Shakespeare’s Sonnet 110 followed by a survey of ‘blench’ that I started on to satisfy an intuition about the multivalence of its use here – that it is first read as a condensed repetition of ‘I have looked on truth askance and strangely’ (definition 2 of the noun below) but then acquires from the line that follows (‘and worse essays’) a second sense close to definition 1, ‘the deception/trickery of philandering.’ This morphing sense allows the central lines 7-8 to better pivot from start to end focus. I don’t think I really got there – largely for lack of commitment to sifting Shakespeare’s uses of the verb form – but it was a nice autumn stroll and something was learned regardless.
Alas, ’tis true, I have gone here and there,
And made my self a motley to the view,
Gored mine own thoughts, sold cheap what is most dear,
Made old offences of affections new.
Most true it is that I have looked on truth 5
Askance and strangely; but, by all above,
These blenches gave my heart another youth,
And worse essays proved thee my best of love.
Now all is done, have what shall have no end:
Mine appetite I never more will grind 10
On newer proof, to try an older friend,
A god in love, to whom I am confined.
Then give me welcome, next my heaven the best,
Even to thy pure and most most loving breast.
Blench is a curious word. Shakespeare uses the verb from which it is derived five times but this noun form only here. The OED gives two definitions for the noun – 1)A trick, stratagem (with examples dating from 1250-1400) and 2)A turning of the eyes aside, a side glance (with this passage as the single attestation). More is said of the verb but the paragraph etymology concludes with humility – that ‘little can be done at present except to exhibit the senses actually found in use.’:
Etymology: A word or series of words of very obscure history. Sense 1 is evidently < Old English blęncan to deceive, cheat = Old Norse blekkja ( < blenkja ) to impose upon, which point to a Germanic type *blankjan , assumed to be the causative of a strong *blinkan blink v.; but, as no trace of the latter occurs in early times, the origin of blęncan is thus left uncertain. The northern form was blenk v. The sense-development is involved, from confusion of blenk and blink , of blench and blanch , probably also of the past tense blent with blent , past tense of blend v.1, and other causes: little can be done at present except to exhibit the senses actually found in use.
6 sense are then proposed
1. transitive. To deceive, cheat. Obsolete.
a. intransitive. To start aside, so as to elude anything; to swerve, ‘shy’; to flinch, shrink, give way. a1250—1876
†b. Of a ship: To turn or heel over. Obsolete. a1300—a1300
3. transitive. To elude, avoid, shirk; to flinch from; to blink. a1663—1822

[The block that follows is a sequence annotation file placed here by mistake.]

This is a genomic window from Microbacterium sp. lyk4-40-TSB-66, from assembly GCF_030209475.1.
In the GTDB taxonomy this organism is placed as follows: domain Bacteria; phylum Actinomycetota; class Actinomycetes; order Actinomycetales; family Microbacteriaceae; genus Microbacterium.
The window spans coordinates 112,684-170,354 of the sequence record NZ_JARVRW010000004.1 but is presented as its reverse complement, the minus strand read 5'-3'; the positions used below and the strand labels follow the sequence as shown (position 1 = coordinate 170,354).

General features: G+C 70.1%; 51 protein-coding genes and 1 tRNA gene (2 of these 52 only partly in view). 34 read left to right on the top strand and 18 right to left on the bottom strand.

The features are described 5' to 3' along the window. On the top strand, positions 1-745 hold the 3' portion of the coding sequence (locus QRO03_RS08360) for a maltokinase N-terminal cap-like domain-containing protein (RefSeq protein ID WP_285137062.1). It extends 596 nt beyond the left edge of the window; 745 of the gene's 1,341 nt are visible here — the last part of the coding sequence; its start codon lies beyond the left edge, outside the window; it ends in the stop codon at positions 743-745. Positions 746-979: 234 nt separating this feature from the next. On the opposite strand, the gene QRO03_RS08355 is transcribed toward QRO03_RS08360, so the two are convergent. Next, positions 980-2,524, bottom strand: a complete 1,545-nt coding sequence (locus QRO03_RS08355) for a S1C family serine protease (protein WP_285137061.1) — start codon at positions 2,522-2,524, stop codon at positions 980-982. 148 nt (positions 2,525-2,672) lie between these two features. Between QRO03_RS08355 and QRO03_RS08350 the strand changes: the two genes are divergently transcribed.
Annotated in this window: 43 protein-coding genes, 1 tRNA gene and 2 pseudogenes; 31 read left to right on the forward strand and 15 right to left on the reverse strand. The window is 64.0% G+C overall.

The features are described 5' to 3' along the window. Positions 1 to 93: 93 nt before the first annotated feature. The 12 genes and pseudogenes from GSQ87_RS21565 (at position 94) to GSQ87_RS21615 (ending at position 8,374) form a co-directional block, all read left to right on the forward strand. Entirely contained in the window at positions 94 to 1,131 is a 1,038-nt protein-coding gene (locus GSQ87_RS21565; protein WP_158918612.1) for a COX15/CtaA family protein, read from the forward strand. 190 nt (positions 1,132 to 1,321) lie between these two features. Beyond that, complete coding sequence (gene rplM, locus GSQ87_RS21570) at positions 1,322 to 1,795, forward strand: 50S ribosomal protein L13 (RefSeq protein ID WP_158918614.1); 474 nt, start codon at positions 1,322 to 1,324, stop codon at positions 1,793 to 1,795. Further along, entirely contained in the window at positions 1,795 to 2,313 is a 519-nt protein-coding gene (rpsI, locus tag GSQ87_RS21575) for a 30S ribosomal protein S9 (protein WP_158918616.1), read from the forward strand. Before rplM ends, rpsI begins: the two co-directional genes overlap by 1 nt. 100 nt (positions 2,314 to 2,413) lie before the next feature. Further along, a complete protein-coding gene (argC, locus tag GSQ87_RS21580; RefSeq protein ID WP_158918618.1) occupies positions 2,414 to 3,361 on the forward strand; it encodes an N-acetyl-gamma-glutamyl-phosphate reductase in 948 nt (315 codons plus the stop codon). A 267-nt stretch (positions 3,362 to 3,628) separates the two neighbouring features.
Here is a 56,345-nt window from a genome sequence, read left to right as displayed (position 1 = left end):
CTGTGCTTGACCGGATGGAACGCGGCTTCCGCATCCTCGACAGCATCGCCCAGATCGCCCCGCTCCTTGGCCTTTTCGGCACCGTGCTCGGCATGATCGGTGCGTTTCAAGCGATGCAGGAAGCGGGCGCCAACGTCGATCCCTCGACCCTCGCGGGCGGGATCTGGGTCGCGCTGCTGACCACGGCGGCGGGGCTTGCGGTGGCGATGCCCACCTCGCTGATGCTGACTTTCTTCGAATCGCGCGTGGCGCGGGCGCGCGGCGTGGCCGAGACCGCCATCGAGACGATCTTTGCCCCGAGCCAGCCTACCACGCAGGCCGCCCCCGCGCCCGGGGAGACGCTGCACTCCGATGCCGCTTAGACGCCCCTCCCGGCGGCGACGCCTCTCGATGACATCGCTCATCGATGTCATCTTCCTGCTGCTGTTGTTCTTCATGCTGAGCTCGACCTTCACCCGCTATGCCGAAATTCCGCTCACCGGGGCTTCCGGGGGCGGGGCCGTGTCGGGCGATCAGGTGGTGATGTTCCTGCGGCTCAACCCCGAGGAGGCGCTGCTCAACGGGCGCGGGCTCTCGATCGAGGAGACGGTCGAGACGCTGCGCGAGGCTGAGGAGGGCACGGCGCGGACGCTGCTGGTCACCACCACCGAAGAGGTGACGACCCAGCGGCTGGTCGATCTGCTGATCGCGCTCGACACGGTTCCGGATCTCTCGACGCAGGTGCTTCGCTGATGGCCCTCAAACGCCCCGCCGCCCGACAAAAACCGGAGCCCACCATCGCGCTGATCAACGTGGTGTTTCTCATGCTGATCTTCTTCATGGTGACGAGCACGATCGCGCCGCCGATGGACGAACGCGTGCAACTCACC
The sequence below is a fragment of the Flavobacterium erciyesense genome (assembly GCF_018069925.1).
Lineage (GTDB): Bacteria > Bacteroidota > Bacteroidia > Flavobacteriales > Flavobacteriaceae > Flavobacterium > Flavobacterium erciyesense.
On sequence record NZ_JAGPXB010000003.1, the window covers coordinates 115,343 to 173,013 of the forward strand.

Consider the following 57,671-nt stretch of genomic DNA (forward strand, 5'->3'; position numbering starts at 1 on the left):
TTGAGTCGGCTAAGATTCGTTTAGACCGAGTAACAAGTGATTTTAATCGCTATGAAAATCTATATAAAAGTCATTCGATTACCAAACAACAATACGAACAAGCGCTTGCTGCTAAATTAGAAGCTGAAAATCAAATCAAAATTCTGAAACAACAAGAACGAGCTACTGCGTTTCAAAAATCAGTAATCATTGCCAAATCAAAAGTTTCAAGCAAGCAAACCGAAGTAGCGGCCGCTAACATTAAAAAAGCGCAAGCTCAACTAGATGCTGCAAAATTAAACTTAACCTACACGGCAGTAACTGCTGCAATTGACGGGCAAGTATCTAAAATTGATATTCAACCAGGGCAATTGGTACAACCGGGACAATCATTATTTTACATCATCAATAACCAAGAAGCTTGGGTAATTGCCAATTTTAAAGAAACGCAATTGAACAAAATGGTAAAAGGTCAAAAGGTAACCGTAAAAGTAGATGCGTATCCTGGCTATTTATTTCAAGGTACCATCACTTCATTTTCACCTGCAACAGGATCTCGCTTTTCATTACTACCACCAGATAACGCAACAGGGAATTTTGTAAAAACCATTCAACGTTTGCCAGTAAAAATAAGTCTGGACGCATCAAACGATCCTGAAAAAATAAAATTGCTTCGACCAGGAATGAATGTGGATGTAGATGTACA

†4. transitive. To turn aside or away (the eyes). Obsolete. c1400—c1400
†5. transitive. To disconcert, foil, put out, turn aside. Cf. blenk v. 4. Obsolete. 1485—a1640
6. intransitive. Of the eyes: To lose firmness of glance, to flinch, quail.
Shakespeares other uses:
Hamlet 2.2 –
For murther, though it have no tongue, will speak
With most miraculous organ, I’ll have these Players
Play something like the murther of my father
Before mine uncle. I’ll observe his looks;
I’ll tent him to the quick. If he but blench,
I know my course.
Measure for Measure 4.5 (cited by the OED for 2a) –
The matter being afoot, keep your instruction,
And hold you ever to our special drift;
Though sometimes you do blench from this to that,
As cause doth minister.
Troilus and Cressida 1.1 –
Pandarus. Ay, to the leavening; but here’s yet in the word
‘hereafter’ the kneading, the making of the cake, the
heating of the oven and the baking; nay, you must
stay the cooling too, or you may chance to burn your lips.
Troilus. Patience herself, what goddess e’er she be,
Doth lesser blench at sufferance than I do.
At Priam’s royal table do I sit;
Troilus and Cressida 2.2 –
I take to-day a wife, and my election
Is led on in the conduct of my will;
My will enkindled by mine eyes and ears,
Two traded pilots ‘twixt the dangerous shores
Of will and judgment: how may I avoid,
Although my will distaste what it elected,
The wife I chose? there can be no evasion
To blench from this and to stand firm by honour:
A Winter’s Tale 1.2 –
Dost think I am so muddy, so unsettled,
To appoint myself in this vexation, sully
The purity and whiteness of my sheets,
Which to preserve is sleep, which being spotted
Is goads, thorns, nettles, tails of wasps,
Give scandal to the blood o’ the prince my son,
Who I do think is mine and love as mine,
Without ripe moving to’t? Would I do this?
Could man so blench?